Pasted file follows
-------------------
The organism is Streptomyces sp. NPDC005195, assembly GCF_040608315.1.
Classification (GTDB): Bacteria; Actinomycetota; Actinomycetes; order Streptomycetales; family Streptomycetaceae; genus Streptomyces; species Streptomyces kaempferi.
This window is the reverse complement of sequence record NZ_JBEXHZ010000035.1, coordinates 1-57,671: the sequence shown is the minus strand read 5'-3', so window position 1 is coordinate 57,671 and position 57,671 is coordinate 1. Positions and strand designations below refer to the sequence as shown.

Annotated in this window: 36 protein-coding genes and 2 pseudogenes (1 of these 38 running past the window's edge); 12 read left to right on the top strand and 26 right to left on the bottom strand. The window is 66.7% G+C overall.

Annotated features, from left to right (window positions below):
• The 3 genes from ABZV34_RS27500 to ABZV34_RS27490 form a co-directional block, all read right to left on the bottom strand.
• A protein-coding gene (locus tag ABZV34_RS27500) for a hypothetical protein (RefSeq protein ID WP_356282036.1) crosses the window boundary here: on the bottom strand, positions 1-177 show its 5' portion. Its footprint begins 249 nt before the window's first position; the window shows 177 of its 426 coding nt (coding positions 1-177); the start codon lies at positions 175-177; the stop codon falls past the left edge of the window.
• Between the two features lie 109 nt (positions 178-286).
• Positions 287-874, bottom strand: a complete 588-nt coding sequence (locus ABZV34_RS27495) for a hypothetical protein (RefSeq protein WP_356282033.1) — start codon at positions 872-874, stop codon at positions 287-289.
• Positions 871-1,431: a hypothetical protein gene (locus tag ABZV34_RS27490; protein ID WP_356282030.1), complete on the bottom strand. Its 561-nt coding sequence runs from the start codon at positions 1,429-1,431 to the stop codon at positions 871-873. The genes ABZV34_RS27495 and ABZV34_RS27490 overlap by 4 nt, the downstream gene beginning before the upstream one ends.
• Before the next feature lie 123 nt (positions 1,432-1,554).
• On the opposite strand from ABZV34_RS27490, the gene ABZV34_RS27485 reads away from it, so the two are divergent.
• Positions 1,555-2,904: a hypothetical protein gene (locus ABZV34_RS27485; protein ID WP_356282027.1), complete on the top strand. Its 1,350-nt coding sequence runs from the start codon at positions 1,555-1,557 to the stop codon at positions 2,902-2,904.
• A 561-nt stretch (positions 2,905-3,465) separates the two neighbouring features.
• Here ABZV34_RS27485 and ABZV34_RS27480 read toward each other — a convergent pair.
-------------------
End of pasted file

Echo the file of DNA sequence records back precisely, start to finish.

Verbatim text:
The organism is Streptomyces sp. NPDC005195, assembly GCF_040608315.1.
Classification (GTDB): Bacteria; Actinomycetota; Actinomycetes; order Streptomycetales; family Streptomycetaceae; genus Streptomyces; species Streptomyces kaempferi.
This window is the reverse complement of sequence record NZ_JBEXHZ010000035.1, coordinates 1-57,671: the sequence shown is the minus strand read 5'-3', so window position 1 is coordinate 57,671 and position 57,671 is coordinate 1. Positions and strand designations below refer to the sequence as shown.

Annotated in this window: 36 protein-coding genes and 2 pseudogenes (1 of these 38 running past the window's edge); 12 read left to right on the top strand and 26 right to left on the bottom strand. The window is 66.7% G+C overall.

Annotated features, from left to right (window positions below):
• The 3 genes from ABZV34_RS27500 to ABZV34_RS27490 form a co-directional block, all read right to left on the bottom strand.
• A protein-coding gene (locus tag ABZV34_RS27500) for a hypothetical protein (RefSeq protein ID WP_356282036.1) crosses the window boundary here: on the bottom strand, positions 1-177 show its 5' portion. Its footprint begins 249 nt before the window's first position; the window shows 177 of its 426 coding nt (coding positions 1-177); the start codon lies at positions 175-177; the stop codon falls past the left edge of the window.
• Between the two features lie 109 nt (positions 178-286).
• Positions 287-874, bottom strand: a complete 588-nt coding sequence (locus ABZV34_RS27495) for a hypothetical protein (RefSeq protein WP_356282033.1) — start codon at positions 872-874, stop codon at positions 287-289.
• Positions 871-1,431: a hypothetical protein gene (locus tag ABZV34_RS27490; protein ID WP_356282030.1), complete on the bottom strand. Its 561-nt coding sequence runs from the start codon at positions 1,429-1,431 to the stop codon at positions 871-873. The genes ABZV34_RS27495 and ABZV34_RS27490 overlap by 4 nt, the downstream gene beginning before the upstream one ends.
• Before the next feature lie 123 nt (positions 1,432-1,554).
• On the opposite strand from ABZV34_RS27490, the gene ABZV34_RS27485 reads away from it, so the two are divergent.
• Positions 1,555-2,904: a hypothetical protein gene (locus ABZV34_RS27485; protein ID WP_356282027.1), complete on the top strand. Its 1,350-nt coding sequence runs from the start codon at positions 1,555-1,557 to the stop codon at positions 2,902-2,904.
• A 561-nt stretch (positions 2,905-3,465) separates the two neighbouring features.
• Here ABZV34_RS27485 and ABZV34_RS27480 read toward each other — a convergent pair.